I have a generally optimistic and positive view of my fellow human beings. I tend to think that most people are out to do the right thing, and this perspective (for the most part) has translated to a fairly understanding viewpoint on government regulation. I think that most regulators are well-meaning people, and that most regulations are created to address an important set of issues. For example, I complain about meat inspection regulations sometimes, but I also know that the inspection system does an outstanding job of ensuring my family (and my customers) that our meat is safe and wholesome. Last night, however, I attended a meeting that shook my confidence in the sensibility and good will of regulators and regulations.
I'm not entirely clear on the history of this issue, but here's what I think has happened. Early in the previous decade, farmers and ranchers who irrigated their crops within the boundaries of California's Central Valley Regional Water Quality Control Board were granted a waiver from the requirement to obtain an individual water discharge permit (which would have also required individual "waste" water monitoring). Environmental organizations forced the Regional Board to rescind this waiver, and in the ensuing chaos, the Regional Board decided to ask farmers and ranchers to form watershed coalitions which could monitor water quality on a watershed basis and provide some assurance that the farms within the watershed were implementing appropriate management practices.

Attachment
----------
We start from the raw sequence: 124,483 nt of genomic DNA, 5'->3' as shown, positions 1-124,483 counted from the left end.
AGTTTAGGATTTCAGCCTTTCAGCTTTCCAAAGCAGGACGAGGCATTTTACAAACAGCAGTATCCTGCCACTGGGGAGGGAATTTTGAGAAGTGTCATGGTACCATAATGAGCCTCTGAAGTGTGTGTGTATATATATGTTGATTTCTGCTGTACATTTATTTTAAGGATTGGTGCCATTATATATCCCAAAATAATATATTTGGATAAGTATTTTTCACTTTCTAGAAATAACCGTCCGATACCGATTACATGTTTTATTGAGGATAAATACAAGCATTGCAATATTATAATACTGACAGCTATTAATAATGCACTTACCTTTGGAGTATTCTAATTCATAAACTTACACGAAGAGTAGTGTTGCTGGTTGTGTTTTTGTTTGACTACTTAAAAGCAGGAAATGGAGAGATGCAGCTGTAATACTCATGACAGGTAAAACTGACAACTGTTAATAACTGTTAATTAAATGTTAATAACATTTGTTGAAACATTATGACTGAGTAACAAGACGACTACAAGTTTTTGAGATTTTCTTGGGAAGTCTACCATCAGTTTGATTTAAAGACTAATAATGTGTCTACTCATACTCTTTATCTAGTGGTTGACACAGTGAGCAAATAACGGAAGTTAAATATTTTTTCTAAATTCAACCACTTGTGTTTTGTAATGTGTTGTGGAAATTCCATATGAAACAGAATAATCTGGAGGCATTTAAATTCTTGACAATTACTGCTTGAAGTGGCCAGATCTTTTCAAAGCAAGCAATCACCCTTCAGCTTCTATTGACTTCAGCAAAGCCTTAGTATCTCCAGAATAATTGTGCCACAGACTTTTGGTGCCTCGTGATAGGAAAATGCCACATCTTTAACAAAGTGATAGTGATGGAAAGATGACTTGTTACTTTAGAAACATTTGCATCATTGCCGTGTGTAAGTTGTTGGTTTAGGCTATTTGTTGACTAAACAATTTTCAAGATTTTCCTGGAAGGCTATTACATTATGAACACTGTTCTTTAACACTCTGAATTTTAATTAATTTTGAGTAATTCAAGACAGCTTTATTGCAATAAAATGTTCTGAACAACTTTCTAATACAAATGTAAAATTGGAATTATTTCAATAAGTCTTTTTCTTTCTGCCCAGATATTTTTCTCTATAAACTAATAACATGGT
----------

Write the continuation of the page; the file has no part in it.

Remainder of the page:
Last night, I attended the annual meeting of the Placer Nevada South Sutter North Sacramento Subwatershed Group here in Auburn. Again, I'm not entirely clear on the history, but our subwatershed group has been monitoring water quality in our watershed for about 7 years. In this time, monitoring has demonstrated a very low threat of water quality problems from irrigated agriculture. Based on presentations made last night, however, the Regional Board has decided that these results don't demonstrate our collective success as farmers and ranchers in protecting water quality; rather, the Board believes that they aren't asking the right questions yet. In other words, we're obviously polluting, but the monitoring program simply isn't asking the right questions. Farmers and ranchers are guilty of polluting until they can prove otherwise. Part of the dues paid to each subwatershed group are passed on to the Regional Board (as I understand it) to fund their enforcement activities.
Water quality is important to me - I like to fish, I like to swim in our local rivers, and I like to know that my family's drinking water is safe. I have to say, however, that the presumption of innocence is also important to me. I can't help but thinking that there might be a better approach than assuming all irrigators are polluters as well.